Yet now that I look back on it, the Massachusetts Bay economy at the time was largely based on underpaid wives of grad students, including in the new computer industry. Even though my female friends had college degrees, none worked at anything comparable to her ability, and none of our peers – woman or man -- even thought of buying a house.
WHAT TURNED ME INTO A RAGING FEMINIST
But I had had a very astute boss at US News. She had been an unwed mother and would have a tragic life, losing two of her four children, but she was financially smart enough that she now has a beautiful home on the ocean in Cocoa Beach. As I was preparing to spring Hubby from the hospital and move back to Boston, she said, "You know, you really ought to buy a house." We already had applied for an apartment in married students' housing, but the more I thought about it, the more it made sense, and I cancelled the application.
We rented a room in Brookline, on the same street where John F. Kennedy was born, and looked around for a realtor. That occupation was almost completely male back then, and most were unwilling to waste time with us. Finally a young guy took us on, and we bought the second house he showed us. As I said earlier, we had to prove to him that we could afford the payments – and that is what turned me into a raging feminist. Even though I was the only one who actually earned income, we got our mortgage on the sole basis of Hubby's unearned income.
The money I put into our joint account didn't count. The callow realtor said that state law prohibited married women's income from being included because, as he leeringly suggested, "something could happen so that you would have to quit work." He said there were exemptions for nurses and teachers, implying that they were smart enough to prevent pregnancy, but my work record at US News didn't merit inclusion.
We loved the Marshfield house, though, and noticed – although this beyond-stupid realtor did not – that it was just two blocks from the ocean. The purchase price was $13,200, and we sold it four years later it for $19,900. We also had tremendous fun during those four years. We fenced in our yard and planted a lovely garden; we installed aluminum storm windows, added a washer and dryer, and put down carpet and tile. Most of our neighbors were cottages that were only used in summer, but they came to have enough respect for us that we were chosen to judge the Labor Day "Horribles Parade," which was much like Halloween.
Our years in Marshfield were joyous, and that reminds me of another story. I don't know how things are now, but back then, Massachusetts towns still were governed by annual town meetings, and we went to one as a learning experience. Ordinary folks gathered in an auditorium and spoke to their concerns. Hubby and I never forgot a guy who complained that our snow removal was not as good as that in neighboring Scituate – to which someone responded, "But Scituate is an older town." Fact: Scituate was incorporated in 1636; Marshfield, in 1640.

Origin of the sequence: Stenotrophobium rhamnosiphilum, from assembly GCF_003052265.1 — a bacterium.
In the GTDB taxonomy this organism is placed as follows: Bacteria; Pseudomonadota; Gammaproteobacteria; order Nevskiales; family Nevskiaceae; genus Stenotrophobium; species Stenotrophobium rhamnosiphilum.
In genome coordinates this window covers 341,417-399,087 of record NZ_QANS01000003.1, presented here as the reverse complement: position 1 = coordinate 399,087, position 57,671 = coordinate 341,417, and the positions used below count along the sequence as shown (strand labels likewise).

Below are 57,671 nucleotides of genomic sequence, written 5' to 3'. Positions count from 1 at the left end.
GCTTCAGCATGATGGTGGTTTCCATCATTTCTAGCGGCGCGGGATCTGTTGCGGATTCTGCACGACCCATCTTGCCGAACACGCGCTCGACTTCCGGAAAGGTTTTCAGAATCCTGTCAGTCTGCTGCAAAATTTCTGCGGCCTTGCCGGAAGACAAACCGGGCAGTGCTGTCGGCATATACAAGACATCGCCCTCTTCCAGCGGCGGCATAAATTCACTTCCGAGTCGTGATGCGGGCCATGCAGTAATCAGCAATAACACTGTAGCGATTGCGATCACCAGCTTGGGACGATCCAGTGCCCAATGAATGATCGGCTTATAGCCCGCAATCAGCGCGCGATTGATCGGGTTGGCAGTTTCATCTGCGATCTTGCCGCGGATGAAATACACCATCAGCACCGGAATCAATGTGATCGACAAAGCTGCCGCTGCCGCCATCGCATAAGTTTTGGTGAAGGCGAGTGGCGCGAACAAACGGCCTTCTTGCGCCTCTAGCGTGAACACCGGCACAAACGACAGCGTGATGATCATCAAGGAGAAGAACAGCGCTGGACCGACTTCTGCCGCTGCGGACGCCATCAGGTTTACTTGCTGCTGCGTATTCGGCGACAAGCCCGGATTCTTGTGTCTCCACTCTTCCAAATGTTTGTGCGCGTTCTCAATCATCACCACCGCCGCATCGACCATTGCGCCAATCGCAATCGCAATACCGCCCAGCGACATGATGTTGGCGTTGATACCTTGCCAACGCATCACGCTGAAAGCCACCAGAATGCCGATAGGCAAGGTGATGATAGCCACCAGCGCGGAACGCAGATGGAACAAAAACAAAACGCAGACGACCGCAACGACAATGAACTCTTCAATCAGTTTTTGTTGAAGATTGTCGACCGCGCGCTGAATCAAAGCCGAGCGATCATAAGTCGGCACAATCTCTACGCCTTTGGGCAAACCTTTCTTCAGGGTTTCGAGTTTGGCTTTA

Coupla things to complete. First, the Beal Street house in Brookline, where John F. Kennedy played as a little boy in the 1920s, featured big homes to accommodate big families. By the time that Hubby and I lived there in 1968, many of these had been turned into rooming houses, and much of the neighborhood was Jewish, not Irish Catholic. One result was the best deli I've ever known. I've forgotten the name, but it had a menu that was literally a yard long and a yard wide. I wish I could find it again.
Another result was the most Orthodox Jew I've ever met – even though I attended the nation's preeminent Jewish university, Brandeis. This elderly man shared the third floor of the rental with us, and it had a common bathroom and staircase. Almost immediately after we moved in, he knocked on our door to caution us against turning out the lights on Friday nights. He would have to switch it on again, and that would constitute sacrilegious work on the Sabbath.
In Marshfield, after we bought our house, the people next door also added to our cultural knowledge. Although they had an old Anglo family name, they apparently had been downwardly mobile – to the point that the guy stole flowers from other people's graves to put on his mother's. He was a blue-collar man who had been in enough trouble that his driver's license was revoked, and it was his hard-working wife who held the family together. Again, though, it likely was his on-paper income that enabled them to get a mortgage. He was a card-carrying union member at the local shipyard, but she was the one who went off to work in the early mornings -- as a waitress.
With their little daughters, they had gotten out of public housing in Boston, and they joined us in home improvement. My favorite memory is the first summer: Butch and Hubby put a coat of paint on our house, and then on his; a second coat on each, and then two coats of trim. They climbed a ladder up the two-story houses and turned the radio up loud to Red Sox games. Now three of the four of us are gone, but the houses still stand.